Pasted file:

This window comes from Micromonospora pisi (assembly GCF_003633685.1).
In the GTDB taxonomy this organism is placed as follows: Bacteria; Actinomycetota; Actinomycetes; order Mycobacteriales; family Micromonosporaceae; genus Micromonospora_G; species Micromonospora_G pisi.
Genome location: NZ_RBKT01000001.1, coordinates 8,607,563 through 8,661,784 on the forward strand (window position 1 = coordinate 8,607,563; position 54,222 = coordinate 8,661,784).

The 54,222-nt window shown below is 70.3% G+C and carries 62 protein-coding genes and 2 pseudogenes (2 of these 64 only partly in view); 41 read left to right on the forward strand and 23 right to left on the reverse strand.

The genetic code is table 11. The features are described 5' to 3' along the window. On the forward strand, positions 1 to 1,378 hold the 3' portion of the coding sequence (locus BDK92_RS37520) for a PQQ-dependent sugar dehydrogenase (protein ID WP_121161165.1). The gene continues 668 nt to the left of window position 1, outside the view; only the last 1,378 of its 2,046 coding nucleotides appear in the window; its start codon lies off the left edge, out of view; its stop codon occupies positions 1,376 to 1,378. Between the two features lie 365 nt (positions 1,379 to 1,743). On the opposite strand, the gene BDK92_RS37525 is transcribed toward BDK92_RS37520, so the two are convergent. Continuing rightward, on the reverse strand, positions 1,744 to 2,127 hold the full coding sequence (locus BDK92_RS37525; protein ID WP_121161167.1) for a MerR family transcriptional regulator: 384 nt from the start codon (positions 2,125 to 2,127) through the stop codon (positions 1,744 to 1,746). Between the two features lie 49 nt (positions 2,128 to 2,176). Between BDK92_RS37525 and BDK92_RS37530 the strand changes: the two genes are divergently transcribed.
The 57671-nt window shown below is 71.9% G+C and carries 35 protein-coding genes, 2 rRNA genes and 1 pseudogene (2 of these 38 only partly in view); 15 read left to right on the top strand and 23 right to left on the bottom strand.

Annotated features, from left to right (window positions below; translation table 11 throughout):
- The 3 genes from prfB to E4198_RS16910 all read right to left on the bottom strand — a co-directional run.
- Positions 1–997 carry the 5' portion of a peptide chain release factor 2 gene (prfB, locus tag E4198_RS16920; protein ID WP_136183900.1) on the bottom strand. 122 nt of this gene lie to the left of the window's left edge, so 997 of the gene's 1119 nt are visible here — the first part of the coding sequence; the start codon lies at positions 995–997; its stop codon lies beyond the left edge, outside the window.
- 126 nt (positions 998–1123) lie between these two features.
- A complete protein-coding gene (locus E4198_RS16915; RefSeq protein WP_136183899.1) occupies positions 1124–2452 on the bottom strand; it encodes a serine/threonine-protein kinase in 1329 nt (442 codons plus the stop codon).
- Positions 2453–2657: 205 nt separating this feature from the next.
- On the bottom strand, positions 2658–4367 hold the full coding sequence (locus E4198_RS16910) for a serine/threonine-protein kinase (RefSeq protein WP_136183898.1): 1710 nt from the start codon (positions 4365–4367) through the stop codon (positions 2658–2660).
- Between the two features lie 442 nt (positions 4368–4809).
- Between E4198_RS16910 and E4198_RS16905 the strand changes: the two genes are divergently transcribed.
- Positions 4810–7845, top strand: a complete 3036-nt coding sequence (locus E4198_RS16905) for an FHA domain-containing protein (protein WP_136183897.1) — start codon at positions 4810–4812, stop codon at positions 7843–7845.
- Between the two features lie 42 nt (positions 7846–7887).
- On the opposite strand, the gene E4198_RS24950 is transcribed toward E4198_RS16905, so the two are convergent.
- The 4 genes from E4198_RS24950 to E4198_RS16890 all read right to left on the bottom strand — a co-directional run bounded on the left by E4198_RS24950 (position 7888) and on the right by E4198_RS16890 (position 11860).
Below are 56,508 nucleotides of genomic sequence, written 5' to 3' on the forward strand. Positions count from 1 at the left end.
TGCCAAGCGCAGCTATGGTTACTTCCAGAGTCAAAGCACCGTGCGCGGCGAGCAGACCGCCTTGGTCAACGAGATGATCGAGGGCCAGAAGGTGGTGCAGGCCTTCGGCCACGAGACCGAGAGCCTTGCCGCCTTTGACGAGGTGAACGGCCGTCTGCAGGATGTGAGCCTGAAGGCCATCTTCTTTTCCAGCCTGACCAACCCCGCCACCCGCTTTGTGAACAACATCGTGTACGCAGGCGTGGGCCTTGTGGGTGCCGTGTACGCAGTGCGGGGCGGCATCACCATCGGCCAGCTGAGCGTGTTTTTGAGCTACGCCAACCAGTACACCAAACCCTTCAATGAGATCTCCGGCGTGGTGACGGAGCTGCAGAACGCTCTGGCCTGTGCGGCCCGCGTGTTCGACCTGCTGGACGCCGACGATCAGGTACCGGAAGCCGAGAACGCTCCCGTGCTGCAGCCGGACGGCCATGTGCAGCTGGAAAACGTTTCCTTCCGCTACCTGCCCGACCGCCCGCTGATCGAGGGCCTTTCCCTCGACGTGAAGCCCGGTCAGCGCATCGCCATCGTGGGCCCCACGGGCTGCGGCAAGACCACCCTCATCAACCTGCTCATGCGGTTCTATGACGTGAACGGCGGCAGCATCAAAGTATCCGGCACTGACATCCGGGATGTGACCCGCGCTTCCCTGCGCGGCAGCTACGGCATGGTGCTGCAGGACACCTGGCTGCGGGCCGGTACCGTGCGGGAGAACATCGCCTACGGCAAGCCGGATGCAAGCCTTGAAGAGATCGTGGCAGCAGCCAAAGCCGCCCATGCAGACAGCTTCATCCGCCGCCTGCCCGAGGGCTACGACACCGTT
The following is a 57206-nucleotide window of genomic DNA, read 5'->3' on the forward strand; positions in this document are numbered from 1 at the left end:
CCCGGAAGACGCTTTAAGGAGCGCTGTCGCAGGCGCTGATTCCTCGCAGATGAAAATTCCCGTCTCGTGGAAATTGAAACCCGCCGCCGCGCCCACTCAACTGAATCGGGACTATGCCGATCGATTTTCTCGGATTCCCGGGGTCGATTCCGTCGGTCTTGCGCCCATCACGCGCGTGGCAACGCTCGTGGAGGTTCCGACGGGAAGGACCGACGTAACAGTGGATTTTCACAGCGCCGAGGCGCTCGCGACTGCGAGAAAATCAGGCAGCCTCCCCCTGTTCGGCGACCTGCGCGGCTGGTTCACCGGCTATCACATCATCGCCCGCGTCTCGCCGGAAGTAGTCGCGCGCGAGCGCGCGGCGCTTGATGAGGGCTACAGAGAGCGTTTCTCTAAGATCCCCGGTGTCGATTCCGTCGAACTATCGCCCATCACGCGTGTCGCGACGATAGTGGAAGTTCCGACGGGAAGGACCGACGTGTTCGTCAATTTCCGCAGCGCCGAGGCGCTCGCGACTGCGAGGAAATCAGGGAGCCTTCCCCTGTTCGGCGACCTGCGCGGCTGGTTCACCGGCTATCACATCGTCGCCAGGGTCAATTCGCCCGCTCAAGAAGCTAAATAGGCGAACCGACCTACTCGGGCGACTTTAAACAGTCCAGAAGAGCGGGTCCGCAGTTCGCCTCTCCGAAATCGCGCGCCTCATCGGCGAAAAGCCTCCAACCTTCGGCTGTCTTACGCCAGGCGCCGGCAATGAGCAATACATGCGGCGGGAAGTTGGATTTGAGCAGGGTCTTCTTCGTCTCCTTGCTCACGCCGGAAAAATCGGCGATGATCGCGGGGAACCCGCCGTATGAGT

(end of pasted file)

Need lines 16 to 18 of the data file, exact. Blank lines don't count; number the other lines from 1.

- Positions 4810–7845, top strand: a complete 3036-nt coding sequence (locus E4198_RS16905) for an FHA domain-containing protein (protein WP_136183897.1) — start codon at positions 4810–4812, stop codon at positions 7843–7845.
- Between the two features lie 42 nt (positions 7846–7887).
- On the opposite strand, the gene E4198_RS24950 is transcribed toward E4198_RS16905, so the two are convergent.